Staff from Butterfly Conservation have reintroduced chequered skipper butterflies – a species that was previously extinct in England – into Rockingham Forest in Northamptonshire.
The released butterflies were initially collected from the Fagne-Famenne region in Belgium, with assistance from the Research Institute for Nature and Forest and the Department de’Etude du Milieu Naturel at Agricole.
The butterflies were a mix of males and females, which travelled via a van through the Channel Tunnel before their release into Rockingham Forest.
“Today is an important milestone for conservation in the UK,” says Dr Nigel Bourn, director of science at Butterfly Conservation.
“It is a privilege to help return this charismatic little butterfly to its former stronghold of Rockingham Forest.”
The distinctive species became extinct in England in 1976 as a result of habitat loss, though some populations survived in Scotland.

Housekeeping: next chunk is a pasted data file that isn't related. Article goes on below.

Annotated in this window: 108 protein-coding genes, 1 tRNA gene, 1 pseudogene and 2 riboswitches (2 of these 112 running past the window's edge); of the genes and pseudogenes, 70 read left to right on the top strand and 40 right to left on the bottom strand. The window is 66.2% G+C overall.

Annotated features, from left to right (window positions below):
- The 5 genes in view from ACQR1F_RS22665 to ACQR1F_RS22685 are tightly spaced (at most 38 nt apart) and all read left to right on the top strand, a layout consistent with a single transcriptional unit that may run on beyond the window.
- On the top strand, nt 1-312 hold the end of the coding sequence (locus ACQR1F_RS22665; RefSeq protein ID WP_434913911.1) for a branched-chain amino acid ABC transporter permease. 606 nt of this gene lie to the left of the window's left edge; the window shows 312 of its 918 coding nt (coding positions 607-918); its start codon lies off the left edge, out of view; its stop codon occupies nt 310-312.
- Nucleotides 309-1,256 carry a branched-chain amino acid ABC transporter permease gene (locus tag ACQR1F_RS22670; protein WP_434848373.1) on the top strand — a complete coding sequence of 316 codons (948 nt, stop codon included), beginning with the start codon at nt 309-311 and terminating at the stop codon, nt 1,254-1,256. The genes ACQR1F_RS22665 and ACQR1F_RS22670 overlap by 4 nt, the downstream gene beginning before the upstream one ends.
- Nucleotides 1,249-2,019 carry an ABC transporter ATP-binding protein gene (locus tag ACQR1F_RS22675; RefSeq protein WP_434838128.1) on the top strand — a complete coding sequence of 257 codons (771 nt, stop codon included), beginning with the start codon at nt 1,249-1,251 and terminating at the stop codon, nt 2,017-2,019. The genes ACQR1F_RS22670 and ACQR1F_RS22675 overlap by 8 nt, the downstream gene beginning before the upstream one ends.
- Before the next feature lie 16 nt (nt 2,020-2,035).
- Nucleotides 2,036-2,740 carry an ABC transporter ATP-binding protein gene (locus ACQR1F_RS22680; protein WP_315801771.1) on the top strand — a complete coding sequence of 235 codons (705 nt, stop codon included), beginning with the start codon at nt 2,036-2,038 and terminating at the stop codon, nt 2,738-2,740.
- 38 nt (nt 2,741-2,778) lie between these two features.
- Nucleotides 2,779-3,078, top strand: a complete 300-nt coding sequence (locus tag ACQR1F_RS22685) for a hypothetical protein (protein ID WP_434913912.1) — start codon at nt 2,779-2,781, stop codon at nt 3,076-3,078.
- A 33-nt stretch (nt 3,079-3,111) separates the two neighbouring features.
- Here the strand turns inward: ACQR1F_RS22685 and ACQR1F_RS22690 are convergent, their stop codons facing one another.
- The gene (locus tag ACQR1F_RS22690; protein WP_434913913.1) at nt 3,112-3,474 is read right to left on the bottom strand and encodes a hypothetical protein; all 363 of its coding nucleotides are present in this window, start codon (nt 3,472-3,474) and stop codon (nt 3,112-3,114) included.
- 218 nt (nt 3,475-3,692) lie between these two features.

The skippers were taken from Belgium rather than Scotland as the Belgian butterflies are in a similar landscape to Rockingham Forest and share the same caterpillar foodplant, false brome.
Following reintroduction trials in the mid-1990s, Rockingham Forest has since been restored to ideal conditions with wide, flower-filled rides.
The conservationists hope that the butterflies will mate and lay eggs in the forest, and further reintroductions across the forest will take place over the next three years.
“It has taken many years and a lot of hard work from many people to get to this point and I am very proud to be part of the team collecting these beautiful butterflies and returning them to England at last.”
The reintroduction is part of Roots of Rockingham, which aims to restore and manage a network of woodland sites across the forest, and is a Back from the Brink project.